The screening and afterparty will be held at The Theatre at Ace Hotel DTLA as Sundance Institute’s summer fundraiser event. Tickets are on sale now with proceeds going to the organization’s programs “that discover, support and amplify risk-taking and exciting independent artists across film, theatre and media.”
Wang wrote and directed “The Farewell,” about a Chinese American woman named Billi (“Crazy Rich Asians” and “Oceans 8” breakout Awkwafina) whose family travels to China to visit her beloved grandmother, affectionately dubbed Nai-Nai, who has been diagnosed with cancer.
The twist: Nai-Nai has been kept in the dark about her own diagnosis. Billi, her parents and their extended relatives gather under the pretense of a wedding to say their goodbyes without revealing the truth to the family matriarch. Tzi Ma, Diana Lin, Zhao Shuzhen, Lu Hong, Jiang Yongbo and a scene-stealing dog named Ellen also star.
At times emotional and hilarious, “The Farewell” is inspired by Wang’s own experience and made its world premiere in U.S. Dramatic Competition at the 2019 Sundance Film Festival. It screened earlier this month as a special presentation at the Los Angeles Asian Pacific Film Festival.
Attendees would be well advised to bring tissues for the film, which hits theaters July 12 via distributor A24.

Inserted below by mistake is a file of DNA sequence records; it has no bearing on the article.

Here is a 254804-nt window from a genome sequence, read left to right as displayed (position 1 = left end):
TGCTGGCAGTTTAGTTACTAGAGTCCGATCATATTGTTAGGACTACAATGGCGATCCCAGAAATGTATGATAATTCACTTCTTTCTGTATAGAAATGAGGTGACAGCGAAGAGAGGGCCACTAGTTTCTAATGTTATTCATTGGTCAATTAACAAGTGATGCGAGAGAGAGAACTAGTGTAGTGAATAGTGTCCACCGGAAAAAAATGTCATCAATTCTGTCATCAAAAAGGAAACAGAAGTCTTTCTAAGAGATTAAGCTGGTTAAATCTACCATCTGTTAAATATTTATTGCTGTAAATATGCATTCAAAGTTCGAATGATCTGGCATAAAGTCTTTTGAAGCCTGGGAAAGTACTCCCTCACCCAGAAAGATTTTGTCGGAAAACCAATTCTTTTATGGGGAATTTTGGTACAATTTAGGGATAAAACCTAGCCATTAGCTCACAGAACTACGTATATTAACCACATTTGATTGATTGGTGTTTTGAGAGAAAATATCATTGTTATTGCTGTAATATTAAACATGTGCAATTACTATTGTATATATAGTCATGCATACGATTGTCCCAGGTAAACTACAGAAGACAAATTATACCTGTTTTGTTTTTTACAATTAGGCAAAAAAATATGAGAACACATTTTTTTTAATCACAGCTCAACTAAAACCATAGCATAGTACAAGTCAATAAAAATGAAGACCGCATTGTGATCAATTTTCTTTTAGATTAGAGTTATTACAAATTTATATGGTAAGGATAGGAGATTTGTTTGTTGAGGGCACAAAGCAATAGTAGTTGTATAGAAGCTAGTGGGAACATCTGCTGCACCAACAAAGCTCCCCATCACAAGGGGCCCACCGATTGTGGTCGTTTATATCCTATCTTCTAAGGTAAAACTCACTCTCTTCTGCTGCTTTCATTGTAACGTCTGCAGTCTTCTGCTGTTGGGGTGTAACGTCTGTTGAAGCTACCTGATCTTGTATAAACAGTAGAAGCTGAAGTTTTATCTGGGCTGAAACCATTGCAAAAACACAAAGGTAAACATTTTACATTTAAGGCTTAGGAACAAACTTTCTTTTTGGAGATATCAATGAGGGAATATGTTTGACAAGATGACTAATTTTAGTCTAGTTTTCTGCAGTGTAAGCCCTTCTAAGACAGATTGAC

“We’re excited to celebrate the power of Lulu's artistic vision in writing and directing ‘The Farewell,’” Michelle Satter, founding director of the Sundance Institute Feature Film Program said in a statement.
Previous recipients of the Vanguard Award include Alejandro Gonzàlez Iñàrritu, Glenn Close, Dee Rees, Marielle Heller, Damien Chazelle, Ryan Coogler and Boots Riley.
In previous years the Vanguard Award was given out during Sundance’s Next Fest, a summer festival fusing film and music held in Los Angeles. After going on hiatus last year, Next Fest remains on hold.
Since premiering in January, Wang and her film have captured hearts and garnered early Oscar buzz. Reviewing the film out of Park City, Times critic Justin Chang called it “funny, moving [and] sensitively wrought.” Strangers at Sundance kept coming up to Wang with tears in their eyes, an oft-repeated occurance throughout “The Farewell’s” festival run.